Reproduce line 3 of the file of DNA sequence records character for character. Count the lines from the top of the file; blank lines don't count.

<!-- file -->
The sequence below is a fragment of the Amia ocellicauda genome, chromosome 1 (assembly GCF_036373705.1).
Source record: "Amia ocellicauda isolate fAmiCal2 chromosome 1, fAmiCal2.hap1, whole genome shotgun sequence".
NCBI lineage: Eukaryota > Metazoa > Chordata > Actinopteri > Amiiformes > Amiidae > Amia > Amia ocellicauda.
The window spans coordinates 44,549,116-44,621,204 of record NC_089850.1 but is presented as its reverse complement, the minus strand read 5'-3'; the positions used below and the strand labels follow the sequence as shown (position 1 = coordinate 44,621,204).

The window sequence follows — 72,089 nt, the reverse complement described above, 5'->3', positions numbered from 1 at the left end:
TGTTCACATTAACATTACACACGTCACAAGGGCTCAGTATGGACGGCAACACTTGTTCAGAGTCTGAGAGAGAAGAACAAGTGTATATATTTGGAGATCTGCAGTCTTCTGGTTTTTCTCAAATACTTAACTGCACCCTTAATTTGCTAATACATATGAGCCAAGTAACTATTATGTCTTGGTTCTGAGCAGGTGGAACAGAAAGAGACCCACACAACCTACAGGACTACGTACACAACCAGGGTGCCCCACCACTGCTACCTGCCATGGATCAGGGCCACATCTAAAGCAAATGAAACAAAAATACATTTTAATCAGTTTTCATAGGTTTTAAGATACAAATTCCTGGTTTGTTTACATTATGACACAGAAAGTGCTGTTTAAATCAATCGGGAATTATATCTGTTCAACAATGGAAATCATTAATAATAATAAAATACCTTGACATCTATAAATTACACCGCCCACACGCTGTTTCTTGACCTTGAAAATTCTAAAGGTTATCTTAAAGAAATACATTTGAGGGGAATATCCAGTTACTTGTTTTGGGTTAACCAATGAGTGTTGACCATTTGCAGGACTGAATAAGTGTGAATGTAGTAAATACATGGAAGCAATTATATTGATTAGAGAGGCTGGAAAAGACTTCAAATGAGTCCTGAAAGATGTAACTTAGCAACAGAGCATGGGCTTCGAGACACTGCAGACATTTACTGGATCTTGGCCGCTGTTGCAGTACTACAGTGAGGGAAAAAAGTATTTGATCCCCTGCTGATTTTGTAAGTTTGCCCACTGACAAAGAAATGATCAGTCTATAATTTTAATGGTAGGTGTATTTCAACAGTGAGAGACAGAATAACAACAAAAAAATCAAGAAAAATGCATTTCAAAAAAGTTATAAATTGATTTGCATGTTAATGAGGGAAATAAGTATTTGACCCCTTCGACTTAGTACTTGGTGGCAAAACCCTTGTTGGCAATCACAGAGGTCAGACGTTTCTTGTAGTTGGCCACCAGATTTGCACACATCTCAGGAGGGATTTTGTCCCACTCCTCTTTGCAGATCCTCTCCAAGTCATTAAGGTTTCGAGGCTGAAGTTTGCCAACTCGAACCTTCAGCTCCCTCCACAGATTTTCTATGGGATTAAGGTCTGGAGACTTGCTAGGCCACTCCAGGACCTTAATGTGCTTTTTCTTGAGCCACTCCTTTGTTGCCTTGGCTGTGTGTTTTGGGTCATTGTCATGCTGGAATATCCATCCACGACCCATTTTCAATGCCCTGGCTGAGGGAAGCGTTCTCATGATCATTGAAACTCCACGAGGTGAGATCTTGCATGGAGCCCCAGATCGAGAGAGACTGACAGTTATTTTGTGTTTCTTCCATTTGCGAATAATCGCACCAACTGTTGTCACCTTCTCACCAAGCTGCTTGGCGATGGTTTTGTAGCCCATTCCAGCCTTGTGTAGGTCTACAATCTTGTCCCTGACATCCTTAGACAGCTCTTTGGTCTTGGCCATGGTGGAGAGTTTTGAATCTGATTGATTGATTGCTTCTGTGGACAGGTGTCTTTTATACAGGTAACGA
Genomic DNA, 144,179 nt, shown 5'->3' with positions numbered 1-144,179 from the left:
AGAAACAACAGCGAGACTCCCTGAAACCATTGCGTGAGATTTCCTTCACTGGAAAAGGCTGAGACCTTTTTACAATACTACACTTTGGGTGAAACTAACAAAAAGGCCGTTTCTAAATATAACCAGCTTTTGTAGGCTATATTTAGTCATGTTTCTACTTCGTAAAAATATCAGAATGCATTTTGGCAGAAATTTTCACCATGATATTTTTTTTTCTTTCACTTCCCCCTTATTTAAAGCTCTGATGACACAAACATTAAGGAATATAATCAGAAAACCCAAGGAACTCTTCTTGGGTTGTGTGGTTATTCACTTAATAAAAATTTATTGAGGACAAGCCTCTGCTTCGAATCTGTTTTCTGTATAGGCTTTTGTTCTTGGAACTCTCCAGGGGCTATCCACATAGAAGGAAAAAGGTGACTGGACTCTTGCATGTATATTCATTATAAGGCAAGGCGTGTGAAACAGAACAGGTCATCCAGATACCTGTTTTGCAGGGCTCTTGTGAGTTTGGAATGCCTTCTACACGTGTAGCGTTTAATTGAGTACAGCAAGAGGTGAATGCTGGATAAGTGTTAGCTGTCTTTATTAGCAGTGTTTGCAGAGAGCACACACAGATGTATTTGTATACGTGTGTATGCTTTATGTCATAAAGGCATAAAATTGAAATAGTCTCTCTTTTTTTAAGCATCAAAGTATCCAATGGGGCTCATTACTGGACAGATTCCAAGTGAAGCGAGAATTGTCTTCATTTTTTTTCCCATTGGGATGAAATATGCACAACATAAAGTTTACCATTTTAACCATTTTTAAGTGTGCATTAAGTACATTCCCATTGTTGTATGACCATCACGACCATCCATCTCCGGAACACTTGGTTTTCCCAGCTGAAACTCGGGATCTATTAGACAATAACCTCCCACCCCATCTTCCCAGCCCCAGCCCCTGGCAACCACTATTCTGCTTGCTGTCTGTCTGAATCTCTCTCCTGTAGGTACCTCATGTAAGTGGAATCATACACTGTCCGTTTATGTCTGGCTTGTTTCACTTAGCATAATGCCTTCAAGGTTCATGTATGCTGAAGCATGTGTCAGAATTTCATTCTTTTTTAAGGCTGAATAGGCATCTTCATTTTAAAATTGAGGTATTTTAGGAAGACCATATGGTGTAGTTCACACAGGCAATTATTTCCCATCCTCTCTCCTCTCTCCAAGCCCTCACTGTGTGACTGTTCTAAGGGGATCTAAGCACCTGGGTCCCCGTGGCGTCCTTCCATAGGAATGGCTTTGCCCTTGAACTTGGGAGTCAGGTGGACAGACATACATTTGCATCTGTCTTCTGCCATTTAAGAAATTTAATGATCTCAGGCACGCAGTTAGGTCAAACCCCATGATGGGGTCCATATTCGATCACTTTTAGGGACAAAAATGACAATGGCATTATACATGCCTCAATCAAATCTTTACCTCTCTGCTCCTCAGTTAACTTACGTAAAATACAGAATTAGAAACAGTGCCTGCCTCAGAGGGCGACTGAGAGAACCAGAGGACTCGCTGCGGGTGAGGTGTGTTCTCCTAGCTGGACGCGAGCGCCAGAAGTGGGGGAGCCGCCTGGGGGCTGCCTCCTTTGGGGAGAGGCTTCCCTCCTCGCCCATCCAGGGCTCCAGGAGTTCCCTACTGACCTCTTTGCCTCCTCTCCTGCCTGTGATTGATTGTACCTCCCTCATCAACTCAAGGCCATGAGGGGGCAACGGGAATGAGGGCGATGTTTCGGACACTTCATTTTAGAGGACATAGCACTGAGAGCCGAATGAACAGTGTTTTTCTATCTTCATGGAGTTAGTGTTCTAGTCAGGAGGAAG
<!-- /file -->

NCBI lineage: Eukaryota > Metazoa > Chordata > Actinopteri > Amiiformes > Amiidae > Amia > Amia ocellicauda.